For those who look with relative bewilderment at a larger Protestant America that touts itself as conservative but behaves progressively in matters not only of faith but also life, Patrick Deneen has a nice little bit over at the Front Porch Republic. Quoth he:
Liberty became defined not as “self-government under laws self-imposed,” but as the greatest possible absence of restraint. Manners necessarily faded in importance – instead, liberal society favors “authenticity” and “self-expression” those watch-words of our individualism that excuse all manners of public and private offense.
A mannered society thus relies less on laws as the way we enforce social norms: a polite society needs fewer policies and police. A liberal society inevitably has more of the latter, less of the former. Ironically, a liberal society will come to rely on the enforcement mechanisms of the State as replacements of practices of civility. As Aristotle noted, the law-suit will replace civic friendship as a prevailing norm. Politics itself will come to be understood – in the famous words of Harold Laswell – “who gets what, when, and how.” For the ancients, the emphasis was on the the “who”; for moderns, the emphasis is on “gets.”
To hear contemporary liberals lament the decline of “civility” is thus more than a little galling. Modern liberals are the heirs of a longstanding effort to liberate people from the “little platoons” that tempered individual self-expression. Hearing their decrial of contemporary “incivility” is a bit like the man who, after insisting on his wife dress as revealingly as possible, gets upset that other men are leering at her. By that same token, “conservative” defenses of “incivility” are even more aggravating, perhaps even more than the well-publicized “conservative” re-introduction of polystyrene coffee cups in the House cafeterias.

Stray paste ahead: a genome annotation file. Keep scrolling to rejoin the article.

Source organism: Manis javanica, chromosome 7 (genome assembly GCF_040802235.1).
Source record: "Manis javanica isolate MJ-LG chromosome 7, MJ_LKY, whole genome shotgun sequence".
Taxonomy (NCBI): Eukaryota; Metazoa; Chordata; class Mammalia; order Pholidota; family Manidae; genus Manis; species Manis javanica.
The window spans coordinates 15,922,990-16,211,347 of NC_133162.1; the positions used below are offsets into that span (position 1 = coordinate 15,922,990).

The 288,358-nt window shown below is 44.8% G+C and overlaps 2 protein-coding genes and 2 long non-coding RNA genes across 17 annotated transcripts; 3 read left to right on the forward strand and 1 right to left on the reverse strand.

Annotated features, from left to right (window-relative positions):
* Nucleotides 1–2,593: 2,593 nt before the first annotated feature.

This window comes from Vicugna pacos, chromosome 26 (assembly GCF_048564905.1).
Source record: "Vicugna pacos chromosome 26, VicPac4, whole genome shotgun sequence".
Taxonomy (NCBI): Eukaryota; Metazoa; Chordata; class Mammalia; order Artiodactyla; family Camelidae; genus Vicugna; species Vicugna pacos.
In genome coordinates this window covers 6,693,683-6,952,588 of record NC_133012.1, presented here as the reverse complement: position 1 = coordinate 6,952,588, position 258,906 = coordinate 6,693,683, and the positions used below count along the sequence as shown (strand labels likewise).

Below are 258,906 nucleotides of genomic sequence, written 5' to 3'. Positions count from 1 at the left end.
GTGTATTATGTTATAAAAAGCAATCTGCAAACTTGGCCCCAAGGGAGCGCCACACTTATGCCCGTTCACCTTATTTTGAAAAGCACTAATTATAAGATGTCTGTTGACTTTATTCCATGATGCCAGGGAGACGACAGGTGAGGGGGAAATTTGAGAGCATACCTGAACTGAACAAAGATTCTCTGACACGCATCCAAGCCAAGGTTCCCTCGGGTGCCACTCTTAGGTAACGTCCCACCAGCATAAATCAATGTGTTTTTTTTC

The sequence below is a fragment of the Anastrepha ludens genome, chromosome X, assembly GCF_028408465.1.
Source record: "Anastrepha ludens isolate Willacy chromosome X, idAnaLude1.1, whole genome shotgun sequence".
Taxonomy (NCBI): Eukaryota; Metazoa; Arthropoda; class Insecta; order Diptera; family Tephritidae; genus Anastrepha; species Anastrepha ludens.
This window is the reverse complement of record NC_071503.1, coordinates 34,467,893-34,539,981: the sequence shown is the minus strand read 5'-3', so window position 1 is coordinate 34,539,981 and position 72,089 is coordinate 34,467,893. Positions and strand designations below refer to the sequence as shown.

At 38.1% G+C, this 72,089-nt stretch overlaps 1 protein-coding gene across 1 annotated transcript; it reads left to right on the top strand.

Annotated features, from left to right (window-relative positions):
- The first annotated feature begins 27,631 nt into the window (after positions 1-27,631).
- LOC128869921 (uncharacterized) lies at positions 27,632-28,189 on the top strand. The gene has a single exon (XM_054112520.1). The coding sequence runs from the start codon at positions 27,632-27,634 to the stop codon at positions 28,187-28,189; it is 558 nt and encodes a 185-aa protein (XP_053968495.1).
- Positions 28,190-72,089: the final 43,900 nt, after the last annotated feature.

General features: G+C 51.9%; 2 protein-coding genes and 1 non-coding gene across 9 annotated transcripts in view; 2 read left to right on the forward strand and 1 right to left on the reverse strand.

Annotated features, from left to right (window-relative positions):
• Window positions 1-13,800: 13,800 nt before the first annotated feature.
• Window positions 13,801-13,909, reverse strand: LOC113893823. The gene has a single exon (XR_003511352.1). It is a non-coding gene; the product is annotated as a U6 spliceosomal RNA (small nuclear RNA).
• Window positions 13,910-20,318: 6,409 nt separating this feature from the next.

Civility is indeed a lost art of our time, but not because of talk radio or growing partisanship. These are symptoms of a deeper disease. Until we frankly diagnose our condition, we remain a patient whose diseases continue to metastasize, all the while complaining that what really bothers us is a hang-nail.
All evangelliberals, and I daresay some Reformed, would do well to contemplate these ideas the next time they are inclined to throw their weight and voice behind any number of social and political agendas which appear to esteem self-expression over self-comportment in the public arena. The family-values crowd, as well as those predisposed to more or less take their cues, might also do well to re-think its ironic notion that the cornerstone of society is the halls of justice to nurture the right, true and good instead of the institution of the home.